A group of middle-school girls (and some high school girls as well) struggle with their feelings as they pursue, and are pursued by, boys.
I think I should start here with the things here that either made me feel uncomfortable, or that I simply didn't like, and then look at the more positive aspects of this show.
I didn't like that this series, for all its ostensible focus on the girls and their feelings, still had a strong tendency to treat them from a male perspective, in other words, frequently as sex objects. The show's characters (male AND female) have an obsession with breasts and breast size (it's the crux of one girl's story), and we also have a panty shot or two; in fact, there are some included short episodes with a storyline based on missing underwear (and female humiliation to boot.) If we used, say, Maria Watches Over Us as the zero on a sexism scale (a nearly pure yuri show), Boys Be as a 5, and Green Green as a 10 (for pure sexism and female objectification), we're at about a 7 here. Maybe even a 7.5.
The other main annoyance is Koyoi Bessho, one of the middle-school contingent of girls, who has a "brother complex." I've seen Sister Princess, Koi Kaze, and many other shows with kid sisters who are, let us say, overly affectionate toward their big brothers, and I DO wonder if this syndrome is really that common in Japan. The other problem with Koyoi is that when you combine her with the other younger girl in the pack, Ayumi Arihara, you get the sort of "kawaii overdose" that one got with a similar pair of younger girls in Kimikiss Pure Rouge. (It's not cute, it's just cloying.)
Some of the other characters are much better, or at least much more nuanced. We have Etsu Kusuda, who first comes across as the usual perverted, loudmouthed little jerk we've seen in so many other shows, but we're eventually shown that a lot of his attitude comes from feelings of inadequacy (especially about his looks.) Instead of being in the cast for no other apparent reason than to be annoying (which is usual in shows of this sort), Kusuda becomes one of the chief protagonists, a person with a heart and feelings (which he tries to conceal), and he does grow (a bit) in the course of events.
His counterpart on the female side is Kei Enomoto, a rich girl who says that the only things important in a boy are looks and money. She would seem to be the natural enemy of a homely, crass guy like Kusuda, and that is indeed the case as the story opens.
Among the female characters, I have a couple of personal favorites. One is Rika Dobashi, of the middle school contingent. An athlete, she's a quiet sort, but is capable of bold action when it's needed, and her romance, with a boy who has a severe lack of self-confidence, is low-key but deeply sweet, and without the vacillation of most of the relationships here. She knows what she wants, even if her beau is at first somewhat bewildered by her behavior.
The other female that I really liked was Misaki Yamamoto, of the high school contingent, a beautiful and charming girl who naturally has multiple suitors-one she is herself pursuing, and two others that are pursuing her. She's very unpredictable, mainly because she tends to go with whatever whim strikes her, and I'm not sure how long her relationship with the person we see her with at the end would really last, but I suppose you could say that about many couples at the end of series.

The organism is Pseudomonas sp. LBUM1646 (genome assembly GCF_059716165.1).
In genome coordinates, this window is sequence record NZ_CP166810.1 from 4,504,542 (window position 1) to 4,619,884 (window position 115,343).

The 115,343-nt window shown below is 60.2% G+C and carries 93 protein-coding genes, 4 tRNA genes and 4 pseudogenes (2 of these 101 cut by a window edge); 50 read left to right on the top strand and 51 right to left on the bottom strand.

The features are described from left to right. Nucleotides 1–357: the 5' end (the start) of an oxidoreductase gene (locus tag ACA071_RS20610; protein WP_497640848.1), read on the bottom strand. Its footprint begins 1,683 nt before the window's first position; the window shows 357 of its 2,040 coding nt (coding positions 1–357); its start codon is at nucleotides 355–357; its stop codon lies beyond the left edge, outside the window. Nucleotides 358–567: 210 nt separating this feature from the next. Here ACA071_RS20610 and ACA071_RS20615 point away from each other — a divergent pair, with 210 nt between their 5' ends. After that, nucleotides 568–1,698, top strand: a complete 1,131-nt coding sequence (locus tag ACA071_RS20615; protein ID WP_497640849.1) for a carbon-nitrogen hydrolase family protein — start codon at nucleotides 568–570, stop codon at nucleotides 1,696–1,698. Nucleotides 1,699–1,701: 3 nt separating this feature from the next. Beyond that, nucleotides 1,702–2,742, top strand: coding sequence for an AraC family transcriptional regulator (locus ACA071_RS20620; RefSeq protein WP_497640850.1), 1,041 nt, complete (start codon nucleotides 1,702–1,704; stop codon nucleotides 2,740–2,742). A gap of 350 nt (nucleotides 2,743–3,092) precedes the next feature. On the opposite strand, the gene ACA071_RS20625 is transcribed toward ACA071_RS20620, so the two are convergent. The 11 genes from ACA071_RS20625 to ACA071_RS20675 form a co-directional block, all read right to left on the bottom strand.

Among the guys, I suppose I like Mamoru Zaitsu best. He's a very considerate guy, but another one lacking self-confidence, and he has an older brother who's frankly terrifying. As is also common in romantic anime, he has two boisterous sidekicks-Kusuda is one; the other is Hiroyuki Sogabe, a guy with glasses and a crush on another character in our cast. One humorous recurring bit is where the three of them, broken-hearted, meet on a staircase and sit, head in hands, moping. (Yes, this is actually funnier than it sounds.) In most shows the sidekick characters are not given romances of their own, but as we know there are shows like Boys Be that are exceptions. Is this one an exception too? I'll only say that only two of the major male characters are left without apparent prospects-and one of those two doesn't exactly have no girl who loves him, it's just-well, we won't go there. Of course, the fun of a romantic anime is seeing who actually ends up with whom, and how they get there. The show is courageous enough to leave some loose ends-there are cases where one party has declared for another, but the other has not yet returned the declaration, and so on-but for most of the cast there's either a happy, or at least hopeful, ending.
I thought the character art was wonderful for the girls, less so for the boys-the guys are mostly drawn rather gimlet-eyed. The closing song rocks nicely, but the "cosplay" scenes during the closing are more fanservice pandering.
I could have gone for another star if the show rated a little lower on the above sexism scale. — Allen Moody
Recommended Audience: Naked breasts (big ones at that) are shown (in soft focus), and this is a recurring theme for one girl's story. Another girl is threatened with sexual assault in the very first episode. The box says TV14; sounds fair.
Version(s) Viewed: R1 DVD
Review Status: Full (12/12)
Hatsukoi Limited © 2009 Mizuki Kawashita / SHUEISHA / Hatsukoi Limited Project
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